Drug-resistant diseases will be responsible for ten million deaths each year by 2050, warns a report by the UN Ad hoc Interagency Coordinating Group on Antimicrobial Resistance.

The report calls for immediate action, saying that the issue could cause economic damage similar to the global financial crisis of 2008 and put around 24 million people in extreme poverty by 2030.

The effects are expected in countries of all income levels.

The World Health Organisation (WHO) noted that drug-resistant diseases cause at least 700,000 deaths annually. Of this total, 230,000 are from multidrug-resistant tuberculosis.

Even common diseases are becoming untreatable as medicines become ineffective, while procedures are getting riskier.

“Antimicrobial resistance is one of the greatest threats we face as a global community.”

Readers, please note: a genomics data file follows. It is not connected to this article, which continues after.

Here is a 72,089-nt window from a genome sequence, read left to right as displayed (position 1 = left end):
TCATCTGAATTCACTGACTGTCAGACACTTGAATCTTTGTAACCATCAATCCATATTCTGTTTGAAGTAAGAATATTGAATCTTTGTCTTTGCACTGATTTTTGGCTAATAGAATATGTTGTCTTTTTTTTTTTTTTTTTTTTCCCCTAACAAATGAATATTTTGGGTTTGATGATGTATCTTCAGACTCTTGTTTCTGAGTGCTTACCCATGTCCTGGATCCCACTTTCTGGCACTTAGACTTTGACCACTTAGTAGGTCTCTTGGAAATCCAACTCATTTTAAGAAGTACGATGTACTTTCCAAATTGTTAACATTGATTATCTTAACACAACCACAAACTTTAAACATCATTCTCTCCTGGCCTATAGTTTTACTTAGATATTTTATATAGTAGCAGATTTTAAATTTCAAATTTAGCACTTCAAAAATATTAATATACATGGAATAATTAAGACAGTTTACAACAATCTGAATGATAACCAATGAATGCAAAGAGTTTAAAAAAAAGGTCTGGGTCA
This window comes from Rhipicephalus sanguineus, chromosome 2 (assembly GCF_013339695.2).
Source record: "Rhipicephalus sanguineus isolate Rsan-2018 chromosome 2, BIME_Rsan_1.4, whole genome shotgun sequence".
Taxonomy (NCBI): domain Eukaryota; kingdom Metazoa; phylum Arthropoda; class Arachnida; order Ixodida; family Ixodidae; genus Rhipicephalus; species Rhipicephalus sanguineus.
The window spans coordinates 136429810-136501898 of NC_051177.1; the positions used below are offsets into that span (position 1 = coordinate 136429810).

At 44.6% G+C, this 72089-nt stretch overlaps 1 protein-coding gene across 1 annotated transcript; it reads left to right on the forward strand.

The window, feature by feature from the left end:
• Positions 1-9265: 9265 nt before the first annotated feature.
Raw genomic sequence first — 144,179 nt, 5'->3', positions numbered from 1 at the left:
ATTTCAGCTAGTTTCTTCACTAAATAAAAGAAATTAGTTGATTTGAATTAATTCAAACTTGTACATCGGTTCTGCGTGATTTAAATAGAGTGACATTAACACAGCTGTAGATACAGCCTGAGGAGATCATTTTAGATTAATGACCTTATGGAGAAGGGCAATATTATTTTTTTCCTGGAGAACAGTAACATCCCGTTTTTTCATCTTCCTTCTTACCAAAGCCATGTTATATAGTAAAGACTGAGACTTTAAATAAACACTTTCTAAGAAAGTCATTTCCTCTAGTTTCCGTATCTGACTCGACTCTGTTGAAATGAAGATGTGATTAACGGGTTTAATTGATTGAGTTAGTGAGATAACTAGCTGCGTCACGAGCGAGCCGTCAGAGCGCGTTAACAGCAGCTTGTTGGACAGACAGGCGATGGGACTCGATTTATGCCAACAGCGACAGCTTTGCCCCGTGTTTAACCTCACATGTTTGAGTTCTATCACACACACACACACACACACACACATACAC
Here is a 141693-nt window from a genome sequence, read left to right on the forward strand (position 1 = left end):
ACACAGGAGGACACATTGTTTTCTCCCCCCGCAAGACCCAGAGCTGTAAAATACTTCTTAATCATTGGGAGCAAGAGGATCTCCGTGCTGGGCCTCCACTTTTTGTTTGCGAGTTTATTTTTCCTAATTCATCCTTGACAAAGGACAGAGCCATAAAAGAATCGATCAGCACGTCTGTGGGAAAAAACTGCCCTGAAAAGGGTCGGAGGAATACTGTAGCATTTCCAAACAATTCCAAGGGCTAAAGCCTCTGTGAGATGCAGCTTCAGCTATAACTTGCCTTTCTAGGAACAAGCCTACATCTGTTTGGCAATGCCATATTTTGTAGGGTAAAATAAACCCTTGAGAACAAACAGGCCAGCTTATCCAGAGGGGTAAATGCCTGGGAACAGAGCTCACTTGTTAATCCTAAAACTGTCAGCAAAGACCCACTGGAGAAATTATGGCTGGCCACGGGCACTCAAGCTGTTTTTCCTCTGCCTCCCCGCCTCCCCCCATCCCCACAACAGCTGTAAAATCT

The report calls for a comprehensive approach that would prevent overuse of existing antimicrobials in animals and plants. It suggests national action plans to improve financing, capacity and regulatory systems should be put in place, as well as the implementation of awareness programmes on the responsible use of antibiotics.

The recommendations include investment in research and development (R&D) for technologies and stopping the use of antimicrobials for agricultural purposes.

UN deputy secretary-general Amina Mohammed said: “Antimicrobial resistance is one of the greatest threats we face as a global community. This report reflects the depth and scope of the response needed to curb its rise and protect a century of progress in health.

“It rightly emphasises that there is no time to wait and I urge all stakeholders to act on its recommendations and work urgently to protect our people and planet and secure a sustainable future for all.”

The report highlights the need for cooperation from all sectors, including governments, the private sector, civil society and academia.

In November last year, WHO published a report on global antibiotic consumption, emphasising disparities in the systemic antibiotics consumption profiles of different countries.